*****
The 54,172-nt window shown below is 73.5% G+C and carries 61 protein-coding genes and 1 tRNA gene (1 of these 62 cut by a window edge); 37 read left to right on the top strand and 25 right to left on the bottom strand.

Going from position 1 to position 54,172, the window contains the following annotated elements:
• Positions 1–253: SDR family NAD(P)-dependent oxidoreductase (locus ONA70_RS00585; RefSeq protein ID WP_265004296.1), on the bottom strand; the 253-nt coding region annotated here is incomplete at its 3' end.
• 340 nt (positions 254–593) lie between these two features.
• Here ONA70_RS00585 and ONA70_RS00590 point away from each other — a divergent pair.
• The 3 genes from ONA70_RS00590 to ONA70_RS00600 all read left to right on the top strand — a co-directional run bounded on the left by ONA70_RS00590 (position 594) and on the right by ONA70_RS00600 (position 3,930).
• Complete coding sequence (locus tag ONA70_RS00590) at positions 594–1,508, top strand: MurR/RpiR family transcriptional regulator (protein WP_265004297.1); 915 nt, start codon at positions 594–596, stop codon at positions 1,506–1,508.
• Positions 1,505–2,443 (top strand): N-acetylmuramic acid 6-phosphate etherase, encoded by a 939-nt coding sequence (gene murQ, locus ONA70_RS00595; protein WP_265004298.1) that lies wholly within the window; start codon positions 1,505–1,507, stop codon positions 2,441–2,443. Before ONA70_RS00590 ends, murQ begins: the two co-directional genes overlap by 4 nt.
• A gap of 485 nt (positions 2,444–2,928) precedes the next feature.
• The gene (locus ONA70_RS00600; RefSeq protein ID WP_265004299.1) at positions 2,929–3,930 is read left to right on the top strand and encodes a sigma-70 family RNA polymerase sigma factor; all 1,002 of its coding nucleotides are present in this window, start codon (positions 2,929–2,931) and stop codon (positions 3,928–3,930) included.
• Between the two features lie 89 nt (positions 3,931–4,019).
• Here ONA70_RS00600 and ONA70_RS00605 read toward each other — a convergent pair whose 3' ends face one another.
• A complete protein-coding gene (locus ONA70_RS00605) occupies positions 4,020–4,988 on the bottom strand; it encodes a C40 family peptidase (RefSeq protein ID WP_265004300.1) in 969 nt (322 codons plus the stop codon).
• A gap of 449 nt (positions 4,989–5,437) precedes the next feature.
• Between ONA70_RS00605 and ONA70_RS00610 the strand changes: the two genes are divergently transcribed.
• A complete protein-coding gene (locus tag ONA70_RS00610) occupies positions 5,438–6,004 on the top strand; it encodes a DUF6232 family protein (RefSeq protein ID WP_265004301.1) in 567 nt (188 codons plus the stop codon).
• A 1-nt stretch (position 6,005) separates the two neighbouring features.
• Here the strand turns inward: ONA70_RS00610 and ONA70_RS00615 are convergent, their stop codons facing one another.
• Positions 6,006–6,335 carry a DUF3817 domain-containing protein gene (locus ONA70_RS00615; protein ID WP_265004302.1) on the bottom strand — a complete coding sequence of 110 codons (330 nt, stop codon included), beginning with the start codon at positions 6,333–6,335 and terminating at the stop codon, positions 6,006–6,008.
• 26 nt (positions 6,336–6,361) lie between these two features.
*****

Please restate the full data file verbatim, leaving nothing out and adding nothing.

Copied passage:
The 54,172-nt window shown below is 73.5% G+C and carries 61 protein-coding genes and 1 tRNA gene (1 of these 62 cut by a window edge); 37 read left to right on the top strand and 25 right to left on the bottom strand.

Going from position 1 to position 54,172, the window contains the following annotated elements:
• Positions 1–253: SDR family NAD(P)-dependent oxidoreductase (locus ONA70_RS00585; RefSeq protein ID WP_265004296.1), on the bottom strand; the 253-nt coding region annotated here is incomplete at its 3' end.
• 340 nt (positions 254–593) lie between these two features.
• Here ONA70_RS00585 and ONA70_RS00590 point away from each other — a divergent pair.
• The 3 genes from ONA70_RS00590 to ONA70_RS00600 all read left to right on the top strand — a co-directional run bounded on the left by ONA70_RS00590 (position 594) and on the right by ONA70_RS00600 (position 3,930).
• Complete coding sequence (locus tag ONA70_RS00590) at positions 594–1,508, top strand: MurR/RpiR family transcriptional regulator (protein WP_265004297.1); 915 nt, start codon at positions 594–596, stop codon at positions 1,506–1,508.
• Positions 1,505–2,443 (top strand): N-acetylmuramic acid 6-phosphate etherase, encoded by a 939-nt coding sequence (gene murQ, locus ONA70_RS00595; protein WP_265004298.1) that lies wholly within the window; start codon positions 1,505–1,507, stop codon positions 2,441–2,443. Before ONA70_RS00590 ends, murQ begins: the two co-directional genes overlap by 4 nt.
• A gap of 485 nt (positions 2,444–2,928) precedes the next feature.
• The gene (locus ONA70_RS00600; RefSeq protein ID WP_265004299.1) at positions 2,929–3,930 is read left to right on the top strand and encodes a sigma-70 family RNA polymerase sigma factor; all 1,002 of its coding nucleotides are present in this window, start codon (positions 2,929–2,931) and stop codon (positions 3,928–3,930) included.
• Between the two features lie 89 nt (positions 3,931–4,019).
• Here ONA70_RS00600 and ONA70_RS00605 read toward each other — a convergent pair whose 3' ends face one another.
• A complete protein-coding gene (locus ONA70_RS00605) occupies positions 4,020–4,988 on the bottom strand; it encodes a C40 family peptidase (RefSeq protein ID WP_265004300.1) in 969 nt (322 codons plus the stop codon).
• A gap of 449 nt (positions 4,989–5,437) precedes the next feature.
• Between ONA70_RS00605 and ONA70_RS00610 the strand changes: the two genes are divergently transcribed.
• A complete protein-coding gene (locus tag ONA70_RS00610) occupies positions 5,438–6,004 on the top strand; it encodes a DUF6232 family protein (RefSeq protein ID WP_265004301.1) in 567 nt (188 codons plus the stop codon).
• A 1-nt stretch (position 6,005) separates the two neighbouring features.
• Here the strand turns inward: ONA70_RS00610 and ONA70_RS00615 are convergent, their stop codons facing one another.
• Positions 6,006–6,335 carry a DUF3817 domain-containing protein gene (locus ONA70_RS00615; protein ID WP_265004302.1) on the bottom strand — a complete coding sequence of 110 codons (330 nt, stop codon included), beginning with the start codon at positions 6,333–6,335 and terminating at the stop codon, positions 6,006–6,008.
• 26 nt (positions 6,336–6,361) lie between these two features.